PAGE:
Device functionality is usually the starting point when designing devices. Another element that needs to be considered when designing devices and their subsequent components is their manu-facturability. Part design should also be focused on the ease of manufacturing because it can help reduce cost and lead to a robust and reliable process. Several aspects should be considered regarding manufacturabil-ity: part geometry, location, and size and shape of critical surfaces, among others. These may seem like more obvious characteristics, but there are a few others that can be overlooked, but should be considered just as important. These are material selection, dimensioning/tolerancing, and the selection of critical dimensions. To better understand the impact of these factors, this article explores each characteristic in detail.
Choosing the correct material for an application is important and can affect the performance and cost of the component. There are a few things to consider when deciding on a silicone to use for manufacturing. These include type of silicone — liquid silicone rubber (LSR) or high consistency rubber (HCR) — durometer (hardness), and even color. Each of these can affect manufacturability.
Liquid Silicone Rubber vs. High Consistency Rubber
Both LSR and HCR are available in a variety of durometers (see the sidebar “HCR vs. LSR Injection Molding: Which is Right for Your Project?”;) Of the two, LSR is the preferred silicone for manufacturing. LSR can be molded faster due to a few factors. LSR has a lower viscosity than HCR; therefore, it can be injected faster into the mold. This means that a manufacturing cycle for LSR can be significantly shorter than that of HCR. The majority of HCR parts also need a post cure, which is a secondary operation and can add cost to the price of a part.
When manufacturing a part with complex geometries, a material with a low viscosity is recommended so that detailed features are consistently and accurately captured. LSR's low viscosity allows it to quickly and fully fill small and intricate features in a mold, and therefore makes it the more desirable material for these applications.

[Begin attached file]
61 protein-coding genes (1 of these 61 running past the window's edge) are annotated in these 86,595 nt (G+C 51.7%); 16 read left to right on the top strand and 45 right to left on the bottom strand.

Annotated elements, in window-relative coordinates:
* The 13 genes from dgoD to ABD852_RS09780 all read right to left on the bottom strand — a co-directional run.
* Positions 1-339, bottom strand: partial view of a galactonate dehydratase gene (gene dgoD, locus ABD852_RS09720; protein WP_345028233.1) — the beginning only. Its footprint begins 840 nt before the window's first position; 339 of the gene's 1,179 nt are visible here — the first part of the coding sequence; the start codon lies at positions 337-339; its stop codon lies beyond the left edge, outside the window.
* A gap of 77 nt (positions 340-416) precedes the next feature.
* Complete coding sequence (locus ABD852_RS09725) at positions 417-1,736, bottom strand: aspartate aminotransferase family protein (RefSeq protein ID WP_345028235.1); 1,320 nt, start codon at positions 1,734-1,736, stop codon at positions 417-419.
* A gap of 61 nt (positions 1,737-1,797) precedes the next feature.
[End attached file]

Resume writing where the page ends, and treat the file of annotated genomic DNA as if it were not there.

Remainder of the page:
Useful information for designing with either silicone is the shrink rate. LSR has a typical shrink rate of 2.5-4.0 percent, and HCR has a typical shrink rate of 1.5-3.0 percent. Some factors that can affect shrink rate are durometer, lot to lot variation in the material, additives/colorants, the manufacturing process, gate/vent size, and material flow. While shrink rates don't typically affect the manufacturing process, these rates are used in mold design.
Durometer: Soft or Firm?
Silicones for manufacturing are available in durometers ranging from 5 to 80 Shore A. Durometer has a significant impact on manufacturability at all stages. Parts that are made with very soft or very firm silicones can be difficult to remove from the mold. Soft parts tend to stick to the mold surfaces more while parts made with firm silicone are more brittle and may tear or break during removal. For optimal man-ufacturability, using a silicone with a durometer between 30 and 70 Shore A is recommended.
Clear or Colored?
Colorants come in a wide variety of hues and can be mixed into LSR or HCR materials at very precise amounts. Adding color to a part can benefit component manufacturing and assembly in several ways:
Similar, hard to distinguish parts can be colored differently, making them easier to distinguish visually.